The Great Rivers Biennial is back. And bigger.

Published in The Riverfront Times, Saint Louis, Missouri Published on January 30, 2008
By: Malcolm Gay

One created an international relief agency modeled in no small part on the United Nations. Another produced a mnemonic landscape of expanding and receding subjects, inviting the viewer to navigate the amorphous waters of memory. Still a third illustrated two profoundly violent scenes from Stanley Kubrick’s A Clockwork Orange, playing with the relationship between viewers and viewed.

But no matter how great the thematic differences between the winners of the Great Rivers Biennial 2008, Corey Escoto, Michelle Oosterbaan and Juan William Chávez share one thing in common: Each is profoundly rooted in drawing.

“Their practices are so varied. They’re each interested in very different issues and their relationship to drawing is very different as well,” says Laura Fried, the new assistant curator at the Contemporary Art Museum St. Louis. “But all three are serious draftsmen. Hopefully visitors will draw their own connections.”

Jointly sponsored by the Contemporary and the Gateway Foundation, the Great Rivers Biennial was formed in 2004 with the hope of exposing promising local artists to the broader art world, and, by the same token, exposing the broader art world to the promising artists of St. Louis. Now in its third exhibition, the biennial — this year judged by Cheryl Brutvan (curator of contemporary art at the Museum of Fine Arts in Boston), Lilian Tone (an assistant curator at the Museum of Modern Art in New York) and Heidi Zuckerman Jacobson (director and chief curator of the Aspen Art Museum) — has quickly become the region’s most important juried exhibition. With increased importance has come deeper pockets: This year’s winners will receive $20,000 apiece, up from $15,000 in 2006.

“The best thing a contemporary art museum can do for its local artists is to show them and give them money,” says Paul Ha, the Contemporary’s director. “Our goal is to get [the prize money] to where an artist can actually leave their job for a year.”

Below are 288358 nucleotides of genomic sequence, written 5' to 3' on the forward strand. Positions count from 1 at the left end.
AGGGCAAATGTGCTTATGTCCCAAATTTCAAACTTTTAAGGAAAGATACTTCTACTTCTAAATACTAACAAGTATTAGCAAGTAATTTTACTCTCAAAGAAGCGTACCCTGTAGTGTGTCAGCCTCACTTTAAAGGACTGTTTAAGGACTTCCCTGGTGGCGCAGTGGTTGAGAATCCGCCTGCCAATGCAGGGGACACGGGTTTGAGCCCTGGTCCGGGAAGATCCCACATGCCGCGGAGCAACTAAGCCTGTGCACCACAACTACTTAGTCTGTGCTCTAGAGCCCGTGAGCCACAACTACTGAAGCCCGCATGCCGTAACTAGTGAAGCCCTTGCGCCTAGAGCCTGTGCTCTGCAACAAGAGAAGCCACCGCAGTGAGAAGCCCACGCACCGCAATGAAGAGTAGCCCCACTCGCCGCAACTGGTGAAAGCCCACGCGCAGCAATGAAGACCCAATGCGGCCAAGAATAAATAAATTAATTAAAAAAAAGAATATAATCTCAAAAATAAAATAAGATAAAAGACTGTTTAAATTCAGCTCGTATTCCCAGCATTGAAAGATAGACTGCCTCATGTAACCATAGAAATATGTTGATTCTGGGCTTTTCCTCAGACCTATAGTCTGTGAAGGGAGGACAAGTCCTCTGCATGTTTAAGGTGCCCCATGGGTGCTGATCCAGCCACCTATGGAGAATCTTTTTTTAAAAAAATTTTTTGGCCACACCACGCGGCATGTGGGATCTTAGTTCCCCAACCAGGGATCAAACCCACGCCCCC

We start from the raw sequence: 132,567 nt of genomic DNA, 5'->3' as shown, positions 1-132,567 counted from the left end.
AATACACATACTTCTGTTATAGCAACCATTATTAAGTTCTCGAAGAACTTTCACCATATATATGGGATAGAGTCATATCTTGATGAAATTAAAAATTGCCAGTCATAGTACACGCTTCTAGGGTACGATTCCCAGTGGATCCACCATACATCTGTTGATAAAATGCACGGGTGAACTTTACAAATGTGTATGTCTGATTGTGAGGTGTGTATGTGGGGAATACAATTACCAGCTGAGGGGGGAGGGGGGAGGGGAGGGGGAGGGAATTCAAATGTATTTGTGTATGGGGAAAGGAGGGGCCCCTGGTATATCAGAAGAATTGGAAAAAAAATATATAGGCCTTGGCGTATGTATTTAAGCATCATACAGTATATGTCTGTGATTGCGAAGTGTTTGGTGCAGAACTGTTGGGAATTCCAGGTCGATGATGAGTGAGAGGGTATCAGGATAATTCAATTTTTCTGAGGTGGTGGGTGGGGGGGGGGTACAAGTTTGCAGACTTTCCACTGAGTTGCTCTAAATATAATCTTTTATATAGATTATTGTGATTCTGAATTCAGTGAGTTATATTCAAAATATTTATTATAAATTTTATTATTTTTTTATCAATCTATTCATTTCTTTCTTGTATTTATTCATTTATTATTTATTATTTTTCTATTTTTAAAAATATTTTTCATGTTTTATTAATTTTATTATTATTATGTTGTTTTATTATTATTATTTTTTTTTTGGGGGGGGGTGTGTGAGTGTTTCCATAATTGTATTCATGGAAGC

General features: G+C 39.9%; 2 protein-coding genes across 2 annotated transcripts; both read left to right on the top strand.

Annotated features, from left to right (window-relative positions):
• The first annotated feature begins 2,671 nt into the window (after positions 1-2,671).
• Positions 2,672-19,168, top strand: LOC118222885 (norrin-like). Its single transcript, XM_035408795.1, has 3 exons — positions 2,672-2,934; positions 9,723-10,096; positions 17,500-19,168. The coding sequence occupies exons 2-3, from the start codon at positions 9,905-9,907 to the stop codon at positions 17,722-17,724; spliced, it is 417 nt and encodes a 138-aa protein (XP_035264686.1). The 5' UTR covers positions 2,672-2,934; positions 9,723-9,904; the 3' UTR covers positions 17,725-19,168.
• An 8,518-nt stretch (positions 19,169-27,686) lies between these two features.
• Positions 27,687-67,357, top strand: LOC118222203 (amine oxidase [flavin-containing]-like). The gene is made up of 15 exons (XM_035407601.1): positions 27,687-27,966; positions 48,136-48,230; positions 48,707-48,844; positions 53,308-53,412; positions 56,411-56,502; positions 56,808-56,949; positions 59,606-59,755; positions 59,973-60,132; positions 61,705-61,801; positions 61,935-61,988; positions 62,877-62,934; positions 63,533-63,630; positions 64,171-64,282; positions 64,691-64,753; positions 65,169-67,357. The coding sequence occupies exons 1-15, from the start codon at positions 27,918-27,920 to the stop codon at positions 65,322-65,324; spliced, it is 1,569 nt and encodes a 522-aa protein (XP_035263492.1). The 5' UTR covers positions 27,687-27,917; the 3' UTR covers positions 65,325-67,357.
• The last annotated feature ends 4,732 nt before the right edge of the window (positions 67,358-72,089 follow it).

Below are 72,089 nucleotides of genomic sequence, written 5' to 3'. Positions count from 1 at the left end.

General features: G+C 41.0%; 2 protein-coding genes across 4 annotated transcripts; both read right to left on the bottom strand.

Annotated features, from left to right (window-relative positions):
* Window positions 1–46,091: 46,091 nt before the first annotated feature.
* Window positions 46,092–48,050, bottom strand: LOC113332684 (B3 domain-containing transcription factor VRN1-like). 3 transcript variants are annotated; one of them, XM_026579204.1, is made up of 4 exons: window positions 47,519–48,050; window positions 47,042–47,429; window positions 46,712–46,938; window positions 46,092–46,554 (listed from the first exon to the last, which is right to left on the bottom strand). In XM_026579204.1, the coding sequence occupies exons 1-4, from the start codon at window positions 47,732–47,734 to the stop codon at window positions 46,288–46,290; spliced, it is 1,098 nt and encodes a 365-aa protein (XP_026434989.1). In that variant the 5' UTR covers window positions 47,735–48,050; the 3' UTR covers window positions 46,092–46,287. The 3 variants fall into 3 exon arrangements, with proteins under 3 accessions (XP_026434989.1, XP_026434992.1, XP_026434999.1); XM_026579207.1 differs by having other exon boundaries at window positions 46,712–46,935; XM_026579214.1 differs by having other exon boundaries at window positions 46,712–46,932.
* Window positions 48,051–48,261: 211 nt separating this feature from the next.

In years past the biennial has featured everything from a speaker-studded Chevy Blazer to oil paintings to installations, and while this year’s artists all call upon their shared foundation of drawing, they’ve each placed draftsmanship in the service of another medium.

Michelle Oosterbaan

Originally working as an installation artist whose works — colorful, geometric, inspired by modernist architecture — created the impression of distinct spaces within spaces, Michelle Oosterbaan made the jump to figurative drawing three years back.

“I wanted to slow down,” says Oosterbaan, a visiting assistant professor at Wash. U.’s School of Art. “I enjoyed the fact that I could transform places quickly, but in the end I wanted to make a more beautiful surface. I wanted to spend more time developing something with more of a sensitive touch.”

The result is a series of drawings that takes personal memory — its conflicting distortions, obsessions and vagaries — and seeks to reproduce it on the page. By turns highly detailed and merely gestural, outsize in scale or minute, rendered in bold strokes or the faintest shadow, Oosterbaan’s richly layered drawings seek to mimic the nonlinear and evolving nature of memory: Depending on where you stand, past events will either loom large or retreat into darkness.

“A lot of these drawings are about place or memories of places and creating a sense of myth or story based on memory and little moments in time,” Oosterbaan says. “I’m trying to catch all of them — the big picture, the macro idea — and then the smaller bits inside of that. I’m fascinated by how big events are made out of really small things.”

Many of her drawings, punctuated by large “breathing” spaces of pure, unvarnished paper, feature expertly rendered animals — bears, large cats, dogs — that inhabit metamorphic spaces leading to a hint of water, fences, flowers or layers of earth.

Oosterbaan now works in figurative drawing, but her show also includes installed elements: a stenciled chalk-dust carpet Oosterbaan has created on-site and an “environment” she constructed in the Contemporary’s windows of overlapping colored wax paper that, she says, is an “attempt to really surround the viewer and have them inhabit a place.”

Her past as an installation artist is everywhere on display here, even in her choice of large sheets of paper. Though painterly in size, they’re then populated with intricately rendered and often minute subjects.

“I have to think: What’s worth drawing? Every day we’re bombarded with images, and I need to sit down and think: How does it fit into the ecology of the drawing?” says Oosterbaan. “By pulling the spectator closer, that gets them to participate in the story. These drawings have very particular associations for me, and I don’t anticipate that people will come away with the same story that I’m presenting. It’s more interesting to me to keep it open-ended.”